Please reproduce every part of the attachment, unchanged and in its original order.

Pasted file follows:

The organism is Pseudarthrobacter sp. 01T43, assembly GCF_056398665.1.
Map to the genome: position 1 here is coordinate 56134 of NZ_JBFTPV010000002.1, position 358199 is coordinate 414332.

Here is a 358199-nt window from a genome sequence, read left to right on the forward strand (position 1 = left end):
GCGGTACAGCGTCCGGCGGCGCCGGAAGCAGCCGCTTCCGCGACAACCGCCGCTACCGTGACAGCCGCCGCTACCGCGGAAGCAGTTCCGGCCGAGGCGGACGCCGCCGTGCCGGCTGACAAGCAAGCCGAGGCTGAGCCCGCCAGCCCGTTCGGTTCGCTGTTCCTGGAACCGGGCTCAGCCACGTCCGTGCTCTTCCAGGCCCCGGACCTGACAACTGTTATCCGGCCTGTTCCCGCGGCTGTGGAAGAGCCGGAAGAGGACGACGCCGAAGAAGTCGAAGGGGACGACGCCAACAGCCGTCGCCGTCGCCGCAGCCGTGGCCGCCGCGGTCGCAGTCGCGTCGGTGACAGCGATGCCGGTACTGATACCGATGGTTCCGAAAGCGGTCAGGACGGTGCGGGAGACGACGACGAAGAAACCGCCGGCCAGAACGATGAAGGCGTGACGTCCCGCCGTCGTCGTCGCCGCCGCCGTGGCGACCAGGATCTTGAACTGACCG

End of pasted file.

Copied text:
The organism is Pseudarthrobacter sp. 01T43, assembly GCF_056398665.1.
Map to the genome: position 1 here is coordinate 56134 of NZ_JBFTPV010000002.1, position 358199 is coordinate 414332.

Here is a 358199-nt window from a genome sequence, read left to right on the forward strand (position 1 = left end):
GCGGTACAGCGTCCGGCGGCGCCGGAAGCAGCCGCTTCCGCGACAACCGCCGCTACCGTGACAGCCGCCGCTACCGCGGAAGCAGTTCCGGCCGAGGCGGACGCCGCCGTGCCGGCTGACAAGCAAGCCGAGGCTGAGCCCGCCAGCCCGTTCGGTTCGCTGTTCCTGGAACCGGGCTCAGCCACGTCCGTGCTCTTCCAGGCCCCGGACCTGACAACTGTTATCCGGCCTGTTCCCGCGGCTGTGGAAGAGCCGGAAGAGGACGACGCCGAAGAAGTCGAAGGGGACGACGCCAACAGCCGTCGCCGTCGCCGCAGCCGTGGCCGCCGCGGTCGCAGTCGCGTCGGTGACAGCGATGCCGGTACTGATACCGATGGTTCCGAAAGCGGTCAGGACGGTGCGGGAGACGACGACGAAGAAACCGCCGGCCAGAACGATGAAGGCGTGACGTCCCGCCGTCGTCGTCGCCGCCGCCGTGGCGACCAGGATCTTGAACTGACCG